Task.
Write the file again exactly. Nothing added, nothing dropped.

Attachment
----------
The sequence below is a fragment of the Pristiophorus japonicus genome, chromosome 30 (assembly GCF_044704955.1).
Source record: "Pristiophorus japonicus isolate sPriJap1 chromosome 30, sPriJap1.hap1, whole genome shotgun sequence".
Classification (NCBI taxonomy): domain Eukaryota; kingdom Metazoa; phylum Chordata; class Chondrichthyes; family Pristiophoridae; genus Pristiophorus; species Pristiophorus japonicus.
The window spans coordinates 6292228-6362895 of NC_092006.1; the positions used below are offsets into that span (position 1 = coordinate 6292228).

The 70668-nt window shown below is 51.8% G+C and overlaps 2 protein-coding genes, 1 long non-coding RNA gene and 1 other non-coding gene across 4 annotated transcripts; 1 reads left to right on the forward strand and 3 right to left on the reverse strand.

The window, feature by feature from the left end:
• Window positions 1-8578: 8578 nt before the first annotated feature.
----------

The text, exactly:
The sequence below is a fragment of the Pristiophorus japonicus genome, chromosome 30 (assembly GCF_044704955.1).
Source record: "Pristiophorus japonicus isolate sPriJap1 chromosome 30, sPriJap1.hap1, whole genome shotgun sequence".
Classification (NCBI taxonomy): domain Eukaryota; kingdom Metazoa; phylum Chordata; class Chondrichthyes; family Pristiophoridae; genus Pristiophorus; species Pristiophorus japonicus.
The window spans coordinates 6292228-6362895 of NC_092006.1; the positions used below are offsets into that span (position 1 = coordinate 6292228).

The 70668-nt window shown below is 51.8% G+C and overlaps 2 protein-coding genes, 1 long non-coding RNA gene and 1 other non-coding gene across 4 annotated transcripts; 1 reads left to right on the forward strand and 3 right to left on the reverse strand.

The window, feature by feature from the left end:
• Window positions 1-8578: 8578 nt before the first annotated feature.